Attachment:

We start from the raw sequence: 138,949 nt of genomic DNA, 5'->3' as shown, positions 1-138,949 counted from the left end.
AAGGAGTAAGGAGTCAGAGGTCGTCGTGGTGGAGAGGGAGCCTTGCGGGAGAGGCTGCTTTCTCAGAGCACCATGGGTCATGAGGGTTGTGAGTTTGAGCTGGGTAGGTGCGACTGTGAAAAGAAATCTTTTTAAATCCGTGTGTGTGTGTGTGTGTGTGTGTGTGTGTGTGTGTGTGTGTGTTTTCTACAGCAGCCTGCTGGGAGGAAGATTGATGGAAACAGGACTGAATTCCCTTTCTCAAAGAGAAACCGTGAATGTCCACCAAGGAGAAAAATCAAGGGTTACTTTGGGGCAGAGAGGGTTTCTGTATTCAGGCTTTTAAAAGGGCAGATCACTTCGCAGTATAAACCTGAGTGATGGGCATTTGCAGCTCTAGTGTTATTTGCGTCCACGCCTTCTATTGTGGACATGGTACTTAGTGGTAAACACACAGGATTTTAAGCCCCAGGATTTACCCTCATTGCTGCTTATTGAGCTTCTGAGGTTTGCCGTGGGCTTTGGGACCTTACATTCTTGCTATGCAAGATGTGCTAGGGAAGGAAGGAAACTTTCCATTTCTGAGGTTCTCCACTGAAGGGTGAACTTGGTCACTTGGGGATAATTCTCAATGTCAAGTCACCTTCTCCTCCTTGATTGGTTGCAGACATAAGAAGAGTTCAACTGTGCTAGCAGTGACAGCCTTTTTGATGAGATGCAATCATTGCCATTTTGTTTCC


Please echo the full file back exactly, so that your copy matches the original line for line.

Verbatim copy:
We start from the raw sequence: 138,949 nt of genomic DNA, 5'->3' as shown, positions 1-138,949 counted from the left end.
AAGGAGTAAGGAGTCAGAGGTCGTCGTGGTGGAGAGGGAGCCTTGCGGGAGAGGCTGCTTTCTCAGAGCACCATGGGTCATGAGGGTTGTGAGTTTGAGCTGGGTAGGTGCGACTGTGAAAAGAAATCTTTTTAAATCCGTGTGTGTGTGTGTGTGTGTGTGTGTGTGTGTGTGTGTGTGTGTTTTCTACAGCAGCCTGCTGGGAGGAAGATTGATGGAAACAGGACTGAATTCCCTTTCTCAAAGAGAAACCGTGAATGTCCACCAAGGAGAAAAATCAAGGGTTACTTTGGGGCAGAGAGGGTTTCTGTATTCAGGCTTTTAAAAGGGCAGATCACTTCGCAGTATAAACCTGAGTGATGGGCATTTGCAGCTCTAGTGTTATTTGCGTCCACGCCTTCTATTGTGGACATGGTACTTAGTGGTAAACACACAGGATTTTAAGCCCCAGGATTTACCCTCATTGCTGCTTATTGAGCTTCTGAGGTTTGCCGTGGGCTTTGGGACCTTACATTCTTGCTATGCAAGATGTGCTAGGGAAGGAAGGAAACTTTCCATTTCTGAGGTTCTCCACTGAAGGGTGAACTTGGTCACTTGGGGATAATTCTCAATGTCAAGTCACCTTCTCCTCCTTGATTGGTTGCAGACATAAGAAGAGTTCAACTGTGCTAGCAGTGACAGCCTTTTTGATGAGATGCAATCATTGCCATTTTGTTTCC